Author Archive

February 24 2014

Revive Traditional Architecture: A Book Review of “The Architecture of Community”

February 24th, 2014Posted by 

Traditional architecture steps out of the shadows of history to challenge today’s results of the modern building process. While critics may find a lot to disagree with in this book, Léon Krier presents a comprehensive treatise of architecture based on harmony and timeless proportions. No matter which side of the traditional versus modern debate you […]

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January 14 2014

Abracadabra: A Book Review of Kunstler’s “Too Much Magic”

January 14th, 2014Posted by 

Have people begun to believe that technology can solve all the world’s problems? Author James Howard Kunstler makes this convincing argument in his newest book Too Much Magic: Wishful Thinking, Technology, and the Fate of the Nation. In his first nonfiction book since the The Long Emergency (2005), Kunstler presents new evidence to support his […]

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December 18 2013

Growing a Garden City: A Book Review on Duany’s Agrarian Urbanism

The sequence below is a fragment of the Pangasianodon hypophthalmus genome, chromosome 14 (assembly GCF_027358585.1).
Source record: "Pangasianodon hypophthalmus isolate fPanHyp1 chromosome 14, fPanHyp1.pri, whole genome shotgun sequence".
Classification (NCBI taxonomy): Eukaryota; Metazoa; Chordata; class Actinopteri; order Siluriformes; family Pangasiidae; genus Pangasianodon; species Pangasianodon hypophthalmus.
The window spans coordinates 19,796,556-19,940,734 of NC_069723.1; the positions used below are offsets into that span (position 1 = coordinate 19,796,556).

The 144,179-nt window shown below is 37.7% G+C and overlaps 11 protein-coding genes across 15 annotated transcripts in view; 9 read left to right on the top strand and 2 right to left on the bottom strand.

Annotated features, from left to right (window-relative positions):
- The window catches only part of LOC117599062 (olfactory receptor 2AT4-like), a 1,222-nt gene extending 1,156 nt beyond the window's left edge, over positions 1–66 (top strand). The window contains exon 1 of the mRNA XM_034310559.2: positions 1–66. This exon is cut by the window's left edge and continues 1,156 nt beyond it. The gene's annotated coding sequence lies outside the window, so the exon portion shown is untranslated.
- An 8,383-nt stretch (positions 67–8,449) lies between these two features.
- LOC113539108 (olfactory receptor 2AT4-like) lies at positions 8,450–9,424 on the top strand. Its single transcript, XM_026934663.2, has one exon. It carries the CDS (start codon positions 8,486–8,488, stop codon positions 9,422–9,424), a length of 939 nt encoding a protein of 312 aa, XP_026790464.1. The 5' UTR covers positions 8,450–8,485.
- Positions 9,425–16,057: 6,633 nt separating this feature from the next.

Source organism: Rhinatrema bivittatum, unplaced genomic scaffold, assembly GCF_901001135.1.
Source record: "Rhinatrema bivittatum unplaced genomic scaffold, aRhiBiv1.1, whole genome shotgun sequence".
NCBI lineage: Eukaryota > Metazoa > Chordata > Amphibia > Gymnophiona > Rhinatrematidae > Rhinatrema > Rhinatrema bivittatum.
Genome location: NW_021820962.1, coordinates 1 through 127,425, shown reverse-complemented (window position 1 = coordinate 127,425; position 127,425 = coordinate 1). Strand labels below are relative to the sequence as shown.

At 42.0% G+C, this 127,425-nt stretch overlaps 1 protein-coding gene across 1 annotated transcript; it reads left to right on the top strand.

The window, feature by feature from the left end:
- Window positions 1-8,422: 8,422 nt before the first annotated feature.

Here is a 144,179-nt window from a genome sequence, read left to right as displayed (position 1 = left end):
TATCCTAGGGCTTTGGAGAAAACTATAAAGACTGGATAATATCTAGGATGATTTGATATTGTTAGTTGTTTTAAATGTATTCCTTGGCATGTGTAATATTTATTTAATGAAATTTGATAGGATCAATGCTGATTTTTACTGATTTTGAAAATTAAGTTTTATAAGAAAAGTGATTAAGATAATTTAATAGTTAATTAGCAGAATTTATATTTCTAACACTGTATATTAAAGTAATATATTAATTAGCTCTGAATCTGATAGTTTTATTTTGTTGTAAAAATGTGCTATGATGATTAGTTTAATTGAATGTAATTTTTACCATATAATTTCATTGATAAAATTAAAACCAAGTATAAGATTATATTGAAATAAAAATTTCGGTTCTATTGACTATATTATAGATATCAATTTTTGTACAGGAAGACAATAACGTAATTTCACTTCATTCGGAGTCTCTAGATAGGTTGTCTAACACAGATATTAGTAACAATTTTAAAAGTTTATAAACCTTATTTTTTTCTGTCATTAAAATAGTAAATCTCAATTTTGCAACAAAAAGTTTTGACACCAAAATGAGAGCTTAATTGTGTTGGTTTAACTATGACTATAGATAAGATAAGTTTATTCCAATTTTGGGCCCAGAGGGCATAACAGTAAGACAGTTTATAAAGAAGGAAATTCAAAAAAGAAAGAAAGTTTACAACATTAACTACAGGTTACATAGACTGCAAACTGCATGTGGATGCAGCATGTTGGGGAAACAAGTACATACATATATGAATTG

December 18th, 2013Posted by 

Is agriculture the new golf? Former skeptic Andres Duany says it very well could be. I was fortunate enough to hear Duany speak on his book, “Garden Cities: Theory & Practice of Agrarian Urbanism.” As usual, he didn’t disappoint with his energetic and blunt character that never needs a flashy presentation or pretty pictures to […]

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November 27 2013

How Cities Come Alive: A Book Review of “Life Between Buildings”

November 27th, 2013Posted by 

People and buildings are connected – they have been and will continue to be so. Life Between Buildings: Using Public Space is a classic that applies substance and quantitative research to the field of urban planning. Jan Gehl, author of Cities for People, takes his analysis beyond urban design to talk about how public spaces […]

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November 21 2013

New and Improved: A Book Review for Charter of the New Urbanism, 2nd Edition

November 21st, 2013Posted by